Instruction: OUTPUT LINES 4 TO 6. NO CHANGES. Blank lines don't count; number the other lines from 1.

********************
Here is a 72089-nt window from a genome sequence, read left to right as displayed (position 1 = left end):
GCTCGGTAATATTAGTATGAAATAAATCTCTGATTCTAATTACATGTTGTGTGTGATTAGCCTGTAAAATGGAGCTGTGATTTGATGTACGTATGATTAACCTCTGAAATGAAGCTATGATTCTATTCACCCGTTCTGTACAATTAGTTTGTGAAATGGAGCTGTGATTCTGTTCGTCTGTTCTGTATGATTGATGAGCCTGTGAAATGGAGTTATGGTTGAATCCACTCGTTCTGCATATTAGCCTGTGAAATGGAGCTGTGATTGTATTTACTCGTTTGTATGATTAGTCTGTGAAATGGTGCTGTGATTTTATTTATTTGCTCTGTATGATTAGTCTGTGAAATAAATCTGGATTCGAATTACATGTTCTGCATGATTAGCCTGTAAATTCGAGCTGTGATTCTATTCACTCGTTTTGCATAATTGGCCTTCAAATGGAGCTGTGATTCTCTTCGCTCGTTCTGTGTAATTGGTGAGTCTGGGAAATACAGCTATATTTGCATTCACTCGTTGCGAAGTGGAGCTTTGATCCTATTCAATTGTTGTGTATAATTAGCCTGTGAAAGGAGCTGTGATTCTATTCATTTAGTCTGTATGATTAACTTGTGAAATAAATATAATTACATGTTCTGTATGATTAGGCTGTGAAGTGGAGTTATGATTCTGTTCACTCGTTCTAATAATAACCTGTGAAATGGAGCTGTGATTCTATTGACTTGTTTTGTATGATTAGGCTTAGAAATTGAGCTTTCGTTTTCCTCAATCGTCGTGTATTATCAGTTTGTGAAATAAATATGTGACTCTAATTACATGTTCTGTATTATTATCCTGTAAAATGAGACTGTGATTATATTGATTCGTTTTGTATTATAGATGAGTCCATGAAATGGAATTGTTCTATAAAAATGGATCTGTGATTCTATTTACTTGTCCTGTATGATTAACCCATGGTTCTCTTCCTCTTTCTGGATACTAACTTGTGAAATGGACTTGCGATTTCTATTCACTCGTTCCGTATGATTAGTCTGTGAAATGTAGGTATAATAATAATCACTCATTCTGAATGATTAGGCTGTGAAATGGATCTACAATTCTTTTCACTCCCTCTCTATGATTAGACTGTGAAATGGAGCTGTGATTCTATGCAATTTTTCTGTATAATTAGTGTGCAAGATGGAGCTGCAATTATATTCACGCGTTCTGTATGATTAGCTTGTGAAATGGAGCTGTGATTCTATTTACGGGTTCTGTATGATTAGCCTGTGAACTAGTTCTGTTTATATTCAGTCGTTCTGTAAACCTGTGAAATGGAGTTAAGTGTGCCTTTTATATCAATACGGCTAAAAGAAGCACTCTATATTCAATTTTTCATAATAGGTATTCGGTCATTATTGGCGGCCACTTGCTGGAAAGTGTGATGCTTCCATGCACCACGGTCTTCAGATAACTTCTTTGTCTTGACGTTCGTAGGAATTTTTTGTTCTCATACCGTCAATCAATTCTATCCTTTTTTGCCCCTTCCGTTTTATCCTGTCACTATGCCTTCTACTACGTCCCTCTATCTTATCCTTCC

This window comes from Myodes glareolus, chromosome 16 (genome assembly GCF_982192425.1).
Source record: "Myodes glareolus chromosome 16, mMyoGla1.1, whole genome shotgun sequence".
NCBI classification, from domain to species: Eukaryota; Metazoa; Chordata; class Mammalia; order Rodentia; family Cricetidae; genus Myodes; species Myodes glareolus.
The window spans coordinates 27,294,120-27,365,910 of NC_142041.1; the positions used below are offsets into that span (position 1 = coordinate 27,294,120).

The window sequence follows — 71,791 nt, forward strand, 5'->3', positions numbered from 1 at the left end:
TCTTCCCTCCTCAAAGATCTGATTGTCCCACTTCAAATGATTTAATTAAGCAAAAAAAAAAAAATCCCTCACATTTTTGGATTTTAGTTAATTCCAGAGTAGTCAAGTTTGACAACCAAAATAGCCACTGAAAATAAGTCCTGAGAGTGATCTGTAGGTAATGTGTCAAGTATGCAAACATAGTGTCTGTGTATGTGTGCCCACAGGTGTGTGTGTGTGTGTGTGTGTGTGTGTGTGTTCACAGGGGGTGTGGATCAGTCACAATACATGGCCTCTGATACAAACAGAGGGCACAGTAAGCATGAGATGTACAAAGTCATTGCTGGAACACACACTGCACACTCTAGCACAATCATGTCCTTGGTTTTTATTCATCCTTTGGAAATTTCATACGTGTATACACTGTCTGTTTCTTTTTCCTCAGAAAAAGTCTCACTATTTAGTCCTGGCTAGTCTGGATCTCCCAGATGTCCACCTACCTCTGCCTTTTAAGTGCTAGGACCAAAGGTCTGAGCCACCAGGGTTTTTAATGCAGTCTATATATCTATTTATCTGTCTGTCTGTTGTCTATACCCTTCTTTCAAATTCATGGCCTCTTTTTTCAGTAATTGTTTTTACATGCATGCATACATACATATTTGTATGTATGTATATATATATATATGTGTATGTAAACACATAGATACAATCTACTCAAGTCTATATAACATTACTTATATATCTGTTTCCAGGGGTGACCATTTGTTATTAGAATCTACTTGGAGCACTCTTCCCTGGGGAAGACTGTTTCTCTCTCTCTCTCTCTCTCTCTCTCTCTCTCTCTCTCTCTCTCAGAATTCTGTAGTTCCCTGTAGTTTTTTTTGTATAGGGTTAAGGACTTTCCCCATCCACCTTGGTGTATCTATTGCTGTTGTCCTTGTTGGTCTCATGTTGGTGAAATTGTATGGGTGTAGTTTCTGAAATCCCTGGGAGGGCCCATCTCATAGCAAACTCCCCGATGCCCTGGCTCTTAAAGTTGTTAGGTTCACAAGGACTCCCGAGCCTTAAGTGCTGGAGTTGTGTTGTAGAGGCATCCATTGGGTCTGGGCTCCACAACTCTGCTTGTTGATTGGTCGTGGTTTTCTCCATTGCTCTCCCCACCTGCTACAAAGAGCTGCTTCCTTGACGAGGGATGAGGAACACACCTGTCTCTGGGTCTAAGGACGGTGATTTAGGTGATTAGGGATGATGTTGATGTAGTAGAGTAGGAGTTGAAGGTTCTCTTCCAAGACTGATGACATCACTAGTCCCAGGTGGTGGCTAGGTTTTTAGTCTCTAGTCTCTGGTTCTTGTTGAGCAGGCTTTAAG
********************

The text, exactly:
Source record: "Myodes glareolus chromosome 16, mMyoGla1.1, whole genome shotgun sequence".
NCBI classification, from domain to species: Eukaryota; Metazoa; Chordata; class Mammalia; order Rodentia; family Cricetidae; genus Myodes; species Myodes glareolus.
The window spans coordinates 27,294,120-27,365,910 of NC_142041.1; the positions used below are offsets into that span (position 1 = coordinate 27,294,120).